Getting Started with SASS and ASP.NET Core

0 Flares Twitter 0 Facebook 0 StumbleUpon 0 Google+ 0 LinkedIn 0 0 Flares ×

Getting started with SASS and ASP.NET Core

I’m a huge fan of Sass and have been for years, so I thought it made sense to write a short article about getting started with SASS and ASP.NET Core.

Ok so full disclosure, I actually started writing a whole other article about Getting Started SASS, Materialize CSS and ASP.NET Core, but then I thought it’d be more prudent to take a step back and write an article about getting started with SASS by itself. Not thats its an especially complicated task, but worth going through the steps!

What is SASS?

If you’re not aware SASS is a super-set of CSS that brings a bunch of features that make working with CSS much more fun and intuitive – for example you can use variables and reusable css blocks (called mixins). To learn more see the SASS website.

Creating you SASS Stylesheet

OK, so you’ve got your project set-up and now want to start introducing some SASS goodness into it. There’s several ways you can do this but personally I like to have a seperate sass folder, so:

  • Add a folder within my wwroot folder called sass.
  • Next I add my sass stylesheet into that folder, so in our example we’ll call it site.scss.
  • To keep the existing styles, copy everything out of you site.css and paste it into your site.scss file,
  • Finally delete your current site.css file

Now we just need to get gulp to start building our sass file.

Building SASS with Gulp

Adding a SASS Gulp plug-in

So you’ve got your sass file in place ready to be built – now we just need to get gulp to start building it.

First thing we need to add the sass gulp plug-in to our project. Personally I like to do add this via the command line so from your command line within your project you just need to run the following:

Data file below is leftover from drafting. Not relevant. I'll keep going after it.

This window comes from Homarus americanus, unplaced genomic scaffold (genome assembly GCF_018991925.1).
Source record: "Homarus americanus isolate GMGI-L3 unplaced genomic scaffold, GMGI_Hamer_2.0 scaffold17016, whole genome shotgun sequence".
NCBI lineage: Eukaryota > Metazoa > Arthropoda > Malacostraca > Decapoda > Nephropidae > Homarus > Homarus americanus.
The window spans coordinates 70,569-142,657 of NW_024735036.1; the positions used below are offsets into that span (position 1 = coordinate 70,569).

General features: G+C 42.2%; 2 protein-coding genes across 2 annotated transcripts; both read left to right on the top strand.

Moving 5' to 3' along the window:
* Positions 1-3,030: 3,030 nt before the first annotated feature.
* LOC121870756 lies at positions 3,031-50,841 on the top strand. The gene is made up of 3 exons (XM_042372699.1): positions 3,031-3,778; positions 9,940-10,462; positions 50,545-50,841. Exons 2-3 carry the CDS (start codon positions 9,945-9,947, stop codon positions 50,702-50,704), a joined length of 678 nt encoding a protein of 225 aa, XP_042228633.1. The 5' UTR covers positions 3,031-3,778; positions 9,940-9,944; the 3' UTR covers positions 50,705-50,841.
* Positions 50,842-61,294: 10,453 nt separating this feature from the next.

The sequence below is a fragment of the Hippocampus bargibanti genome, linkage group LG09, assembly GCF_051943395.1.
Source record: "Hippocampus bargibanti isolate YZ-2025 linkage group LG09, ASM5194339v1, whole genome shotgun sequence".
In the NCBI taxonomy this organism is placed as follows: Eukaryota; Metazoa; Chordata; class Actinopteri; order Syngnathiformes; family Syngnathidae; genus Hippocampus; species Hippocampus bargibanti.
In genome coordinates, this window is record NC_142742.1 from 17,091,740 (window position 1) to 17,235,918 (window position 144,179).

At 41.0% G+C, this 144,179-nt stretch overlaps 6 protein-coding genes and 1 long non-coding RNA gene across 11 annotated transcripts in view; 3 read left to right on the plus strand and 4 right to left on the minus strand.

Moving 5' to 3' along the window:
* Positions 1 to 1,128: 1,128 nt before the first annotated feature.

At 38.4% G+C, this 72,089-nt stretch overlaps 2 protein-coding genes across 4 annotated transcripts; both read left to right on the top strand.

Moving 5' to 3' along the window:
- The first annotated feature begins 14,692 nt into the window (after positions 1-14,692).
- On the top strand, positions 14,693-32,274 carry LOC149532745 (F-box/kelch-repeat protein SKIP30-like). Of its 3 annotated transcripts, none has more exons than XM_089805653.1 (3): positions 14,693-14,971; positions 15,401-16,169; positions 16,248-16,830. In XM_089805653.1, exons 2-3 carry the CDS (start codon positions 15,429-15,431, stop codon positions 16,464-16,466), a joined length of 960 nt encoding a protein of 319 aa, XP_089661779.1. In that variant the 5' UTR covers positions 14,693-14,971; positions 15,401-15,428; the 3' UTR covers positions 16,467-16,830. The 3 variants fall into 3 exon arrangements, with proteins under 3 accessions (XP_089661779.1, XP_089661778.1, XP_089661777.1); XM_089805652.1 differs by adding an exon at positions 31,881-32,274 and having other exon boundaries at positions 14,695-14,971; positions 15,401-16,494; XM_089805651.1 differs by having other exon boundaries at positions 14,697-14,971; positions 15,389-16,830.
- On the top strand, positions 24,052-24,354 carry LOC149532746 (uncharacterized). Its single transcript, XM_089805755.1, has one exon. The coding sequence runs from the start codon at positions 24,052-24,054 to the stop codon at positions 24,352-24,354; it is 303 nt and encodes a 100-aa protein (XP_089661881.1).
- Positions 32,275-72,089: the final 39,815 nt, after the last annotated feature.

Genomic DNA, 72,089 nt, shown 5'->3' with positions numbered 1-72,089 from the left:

This will install gulp-sass as a development-time dependency. To double check that its worked you can open your package.json file and you should see gulp-sass listed in the devDependencies section. (You could just added it in here directly)

Amending you gulpfile

Next we need to update the gulpfile and add a sass compilation task:

Set-up variable: First thing is to setup your gulp-sass variable:

Setup paths: Not much to explain here. Then we need to add the sass source and destination paths to our paths variable, something like this:

One thing to note here is that I’m being very specific in that I only want the one site.scss file compiling. I could have a more general task that looked for all sass files – that would look something like this scss: webroot + "sass/**/*.scss",but personally I like to be veryspecific about what I want compiling.

Create compile task: Next we need to create our sass compile task:

The task is pretty simple really, it just takes the path specified previously, pipes it through sass, and then writes it out to the destination directory specified previously. Really simple and clean. One of the great things about this is that I could be implementing multiple sass files, and using the @import directive in my main.scss – in this case the sass compiler will compile them all into one css file. (we can even add source maps to make debugging issues easier, but thats for another day)

I also like to add another task called simply compile:

At this stage this just runs the compile:sass task, but it gives me a hook to add more compilation tasks down the road.

Create watch task: I like to have a watch task that watches all my scss files and runs then compile any time one changes. Personally I like to just kick this off in a command line window, but you can always hook it up to lifecycle binding in visual studio.

Again another simple task that just watches for changes in my main scss file, and compiles. If I’m using multiple source scss files I might change the source to something more like webroot + "sass/**/*.scss", so it picks up changes in any sass file.

When doing development I just open up a command prompt in my project directory and start the watch:

Amending your project.json

Ok the last thing to do is update your project.json file so that the compile is also part of your standard publish pipeline. To do this find the scripts//prepublish section in your project.json file, it should look something like this:

Above is the standard prepublish scripts (at time of this writing).

Just amend this by adding the gulp compile call after clean, but before minify, like this:

Wrapping up

Sass is great, and compiling it using gulp is really pretty simple. Sass brings so much helpful functionality into css making working with it that much easier. Compiling with gulp also opens up a world of possibilities such as automatically doing vendor prefixing, adding source maps and various other things (like automatic spritesheets).

This guide should help take the first steps into sass and gulp, and hopefully open a host of possibilities.

The Essential App Marketing Kit
Subscribe To My Newsletter To Get an Entire Chapter From The Book for FREE
Never display this again
0 Flares Twitter 0 Facebook 0 StumbleUpon 0 Google+ 0 LinkedIn 0 0 Flares ×